3 Ways to Grieve When a Loved One Suddenly Passes

Grief & Loss

Grief is a tricky and unpredictable ride. Nothing, absolutely nothing, prepares you for it. This goes double or triple for when a loved one passes suddenly. Your foundations are rocked. Nothing makes sense. As the writer, Joan Didion, explained: “A single person is missing for you, and the whole world is empty.”

Well-intentioned people in your life will urge you to “stay strong” and eventually, “move on.” They’ll assure you that the person who died would not want you to suffer so much. They mean well, but you will need much more than clichés. You’ll need time, support, and patience.

The “Stages” of Grief

Much has been written and discussed on the topic of grief and its stages. Generally speaking, such stages definitely exist. However, they are not linear. You will experience:

  • denial
  • anger
  • bargaining
  • depression
  • acceptance

They will not arrive “in order.” These stages will appear, disappear, and reappear — seemingly at random. Understanding this randomness can go a long way in your grieving process. Suddenly losing a loved one makes little sense.

Therefore, do not expect the aftermath to make sense either. Brace yourself for a long, confusing journey. Take steps along the way to address the sorrow.

3 Ways to Move Through the Grief When a Loved One Suddenly Passes

1. Feel What You Need to Feel
Bereavement is expressed differently by each person. You don’t have to feel or act the way others expect of you. Tune into your body and mind and feel what you need to feel — when you need to feel it. Outside of cases of complicated grief (see below), there is no timetable or deadline you must feel compelled to follow.

2. Do Not Isolate
It will feel tempting to withdraw and isolate yourself. And yes, some solitude can be very healing. But grief is not a solo act.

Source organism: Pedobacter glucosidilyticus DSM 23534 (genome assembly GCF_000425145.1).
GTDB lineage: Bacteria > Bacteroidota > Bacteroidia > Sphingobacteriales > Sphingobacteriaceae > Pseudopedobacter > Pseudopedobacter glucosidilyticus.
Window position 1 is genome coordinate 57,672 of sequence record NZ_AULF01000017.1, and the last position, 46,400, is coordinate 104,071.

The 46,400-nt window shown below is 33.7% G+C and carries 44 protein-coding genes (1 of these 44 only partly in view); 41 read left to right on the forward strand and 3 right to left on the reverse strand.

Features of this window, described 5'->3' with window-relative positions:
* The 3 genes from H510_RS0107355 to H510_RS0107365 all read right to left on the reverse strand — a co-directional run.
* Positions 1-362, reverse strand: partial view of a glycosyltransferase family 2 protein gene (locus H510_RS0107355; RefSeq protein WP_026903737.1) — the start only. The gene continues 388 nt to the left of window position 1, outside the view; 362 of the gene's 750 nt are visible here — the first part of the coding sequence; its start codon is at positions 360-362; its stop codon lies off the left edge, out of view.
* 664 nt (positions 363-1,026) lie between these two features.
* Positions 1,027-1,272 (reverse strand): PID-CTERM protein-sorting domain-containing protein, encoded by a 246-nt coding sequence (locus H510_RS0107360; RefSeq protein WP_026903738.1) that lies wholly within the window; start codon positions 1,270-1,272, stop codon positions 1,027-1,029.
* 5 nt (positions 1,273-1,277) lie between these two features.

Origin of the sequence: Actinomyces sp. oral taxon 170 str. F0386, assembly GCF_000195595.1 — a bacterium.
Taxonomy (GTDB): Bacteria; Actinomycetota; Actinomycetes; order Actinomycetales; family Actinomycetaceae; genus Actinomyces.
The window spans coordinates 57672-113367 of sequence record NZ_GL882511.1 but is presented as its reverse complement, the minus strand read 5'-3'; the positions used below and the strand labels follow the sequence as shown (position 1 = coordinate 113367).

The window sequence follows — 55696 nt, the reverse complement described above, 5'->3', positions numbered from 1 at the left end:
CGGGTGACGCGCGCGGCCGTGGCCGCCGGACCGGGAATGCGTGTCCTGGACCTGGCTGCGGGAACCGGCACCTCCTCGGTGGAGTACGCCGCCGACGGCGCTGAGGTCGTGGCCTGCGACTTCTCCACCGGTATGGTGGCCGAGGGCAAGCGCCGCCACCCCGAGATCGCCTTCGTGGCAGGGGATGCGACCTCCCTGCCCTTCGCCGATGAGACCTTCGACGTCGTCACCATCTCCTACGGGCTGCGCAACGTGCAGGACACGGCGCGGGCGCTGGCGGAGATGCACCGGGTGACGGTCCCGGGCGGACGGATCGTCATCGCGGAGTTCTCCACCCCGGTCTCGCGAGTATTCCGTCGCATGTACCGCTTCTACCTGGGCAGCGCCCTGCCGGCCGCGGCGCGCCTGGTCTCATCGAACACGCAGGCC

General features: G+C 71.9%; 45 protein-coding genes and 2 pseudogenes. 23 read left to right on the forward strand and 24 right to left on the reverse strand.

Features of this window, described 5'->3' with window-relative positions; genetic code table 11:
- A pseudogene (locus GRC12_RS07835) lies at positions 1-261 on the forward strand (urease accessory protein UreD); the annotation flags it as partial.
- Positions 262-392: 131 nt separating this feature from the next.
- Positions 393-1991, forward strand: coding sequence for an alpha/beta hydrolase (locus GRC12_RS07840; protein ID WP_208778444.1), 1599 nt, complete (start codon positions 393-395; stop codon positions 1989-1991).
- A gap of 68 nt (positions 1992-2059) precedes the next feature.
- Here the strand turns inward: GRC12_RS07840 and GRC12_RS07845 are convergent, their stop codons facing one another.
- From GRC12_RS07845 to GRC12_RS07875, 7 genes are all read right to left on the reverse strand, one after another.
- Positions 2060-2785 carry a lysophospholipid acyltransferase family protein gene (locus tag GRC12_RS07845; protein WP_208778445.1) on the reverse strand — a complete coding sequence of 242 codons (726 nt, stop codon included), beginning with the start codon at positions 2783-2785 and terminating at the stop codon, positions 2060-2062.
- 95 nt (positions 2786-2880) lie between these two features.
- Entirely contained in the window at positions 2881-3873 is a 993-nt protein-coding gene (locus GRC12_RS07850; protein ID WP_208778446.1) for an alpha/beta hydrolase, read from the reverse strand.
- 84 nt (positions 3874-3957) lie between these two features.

Surround yourself with people who care deeply about you. Seek those who will listen without judgment. Find shoulders to cry on. It may feel like no one understands what you’re feeling but, even so, that does not prevent them from simply being there.

3. Practice Self-Care
The side effects of grief can be tough on you both mentally and physically. Despite the pain, you must aim to create some balance. Self-care is an excellent avenue for this effort. Creating daily habits to help yourself can serve two important purposes:

  • Fortify you against the onslaught of stress
  • Remind you that, despite the crisis, you are worth the effort

Factor in elements like regular sleep patterns, daily activity or exercise, healthy eating habits, and some form of stress management.

What is Complicated Grief?

Mourning is natural and normal. That said, your grief can transform into something more complicated. Keep an eye out for signs and symptoms like:

  • Fixation on your loss and/or the loved one who passed to the point of obsession
  • Avoidance of any reminders of your loss and/or the loved one who passed
  • Emotions that begin to feel extreme or beyond your control, e.g. rage, hopelessness, bitterness, distrust, detachment, or low self-esteem
  • Inability to accept the loss in a realistic way
  • Self-harm, substance abuse, etc.
  • Thoughts of your own death or suicide

As stated above, you are free to define your own bereavement path. But this is not meant to downplay the very real possibility of complicated grief after a sudden loss. If you’re not sure if you crossed this line, reach out for help as soon as possible.

Talking with a skilled counselor is an ideal way to stay in touch with your feelings. The grief process can feel less lonely when you commit to therapy.

Please reach out for help. Our offices are located throughout the valley in Phoenix, Anthem, Biltmore, Paradise Valley, and Scottsdale.   Call us at 623-680-3486,text 623-688-5115, or email info@crossroadsfcc.com. We offer a complimentary 20-minute phone consultation to answer your questions and better understand how we can help you.